Before he became a two-fisted crime columnist, [Mike] McAlary was a sports writer with the New York Post. Sports writers from other newspapers who covered events with him were often mystified seeing managers, coaches and players saying things in the Post that they hadn’t heard the day or night before.
The best story I remember about McAlary’s style of sports fiction was a comment he attributed to a Detroit Tigers player after a 1983 game. It was captured in a Post headline in large type: WILSON: GOOSE IS A TURKEY
Glenn Wilson had hit a ninth-inning home run against Goose Gossage, sealing a Tigers’ victory, and supposedly is what Wilson told McAlary after the game. [sic] The only problem was Wilson said he never said such a thing.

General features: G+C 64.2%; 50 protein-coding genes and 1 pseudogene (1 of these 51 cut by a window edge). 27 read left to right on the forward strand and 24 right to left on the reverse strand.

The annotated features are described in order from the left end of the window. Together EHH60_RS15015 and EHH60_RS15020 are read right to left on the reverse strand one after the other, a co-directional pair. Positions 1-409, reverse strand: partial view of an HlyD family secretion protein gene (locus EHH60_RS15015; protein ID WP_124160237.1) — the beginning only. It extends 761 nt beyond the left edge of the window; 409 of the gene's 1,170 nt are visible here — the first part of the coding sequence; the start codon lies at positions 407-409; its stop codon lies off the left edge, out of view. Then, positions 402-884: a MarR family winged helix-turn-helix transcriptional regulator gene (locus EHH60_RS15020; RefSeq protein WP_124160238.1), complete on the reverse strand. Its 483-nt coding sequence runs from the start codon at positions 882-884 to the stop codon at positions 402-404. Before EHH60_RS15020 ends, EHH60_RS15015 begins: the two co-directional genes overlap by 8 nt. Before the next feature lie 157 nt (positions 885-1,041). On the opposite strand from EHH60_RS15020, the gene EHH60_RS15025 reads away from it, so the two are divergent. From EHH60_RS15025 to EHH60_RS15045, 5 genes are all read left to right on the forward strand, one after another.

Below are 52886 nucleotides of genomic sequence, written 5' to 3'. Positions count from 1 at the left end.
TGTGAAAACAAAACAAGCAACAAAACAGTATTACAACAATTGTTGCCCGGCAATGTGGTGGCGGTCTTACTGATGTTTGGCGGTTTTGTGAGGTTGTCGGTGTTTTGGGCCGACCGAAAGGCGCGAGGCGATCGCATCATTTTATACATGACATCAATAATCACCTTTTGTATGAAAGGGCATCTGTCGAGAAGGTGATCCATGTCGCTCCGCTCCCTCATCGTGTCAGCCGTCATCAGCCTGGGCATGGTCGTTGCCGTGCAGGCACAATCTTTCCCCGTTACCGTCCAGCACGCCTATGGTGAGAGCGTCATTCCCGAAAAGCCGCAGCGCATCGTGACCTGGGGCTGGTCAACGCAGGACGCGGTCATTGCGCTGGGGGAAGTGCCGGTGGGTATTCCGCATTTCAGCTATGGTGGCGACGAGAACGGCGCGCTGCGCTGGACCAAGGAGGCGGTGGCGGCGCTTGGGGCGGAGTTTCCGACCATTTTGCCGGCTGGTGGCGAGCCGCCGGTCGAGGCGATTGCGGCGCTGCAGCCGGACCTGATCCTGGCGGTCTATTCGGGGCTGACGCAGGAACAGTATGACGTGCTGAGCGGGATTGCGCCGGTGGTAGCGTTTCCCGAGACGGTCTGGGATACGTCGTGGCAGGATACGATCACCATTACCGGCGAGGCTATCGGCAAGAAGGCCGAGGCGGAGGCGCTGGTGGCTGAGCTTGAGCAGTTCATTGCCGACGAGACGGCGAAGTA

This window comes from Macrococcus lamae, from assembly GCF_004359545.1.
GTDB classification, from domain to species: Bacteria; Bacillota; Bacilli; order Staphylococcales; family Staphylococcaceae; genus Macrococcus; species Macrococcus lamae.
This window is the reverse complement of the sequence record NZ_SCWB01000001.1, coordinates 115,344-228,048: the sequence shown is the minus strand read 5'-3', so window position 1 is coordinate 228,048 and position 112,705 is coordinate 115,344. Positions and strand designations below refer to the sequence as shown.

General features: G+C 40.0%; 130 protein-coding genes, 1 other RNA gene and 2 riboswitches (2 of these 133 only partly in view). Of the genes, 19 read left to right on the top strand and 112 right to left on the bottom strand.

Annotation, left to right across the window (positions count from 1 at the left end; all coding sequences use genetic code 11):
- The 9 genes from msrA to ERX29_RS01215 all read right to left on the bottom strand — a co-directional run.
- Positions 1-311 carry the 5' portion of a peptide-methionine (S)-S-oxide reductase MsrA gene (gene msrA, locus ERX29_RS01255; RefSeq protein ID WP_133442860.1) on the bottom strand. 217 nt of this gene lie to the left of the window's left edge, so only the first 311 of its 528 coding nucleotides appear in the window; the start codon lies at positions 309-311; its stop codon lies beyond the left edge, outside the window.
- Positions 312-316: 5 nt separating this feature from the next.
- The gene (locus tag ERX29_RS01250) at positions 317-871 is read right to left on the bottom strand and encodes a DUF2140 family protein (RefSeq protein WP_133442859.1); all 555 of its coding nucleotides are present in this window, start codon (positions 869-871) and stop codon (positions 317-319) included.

In fact, Wilson panicked when he saw the headline. Gossage threw as hard as any pitcher, harder than most, and Wilson was terrified that Gossage would see the headline and throw at his head the next time they faced each other.
The minute Wilson got to the visiting clubhouse at Yankee Stadium that day he wrote a note telling Gossage he never said that and had a clubhouse attendant deliver it to the Yankees’ clubhouse.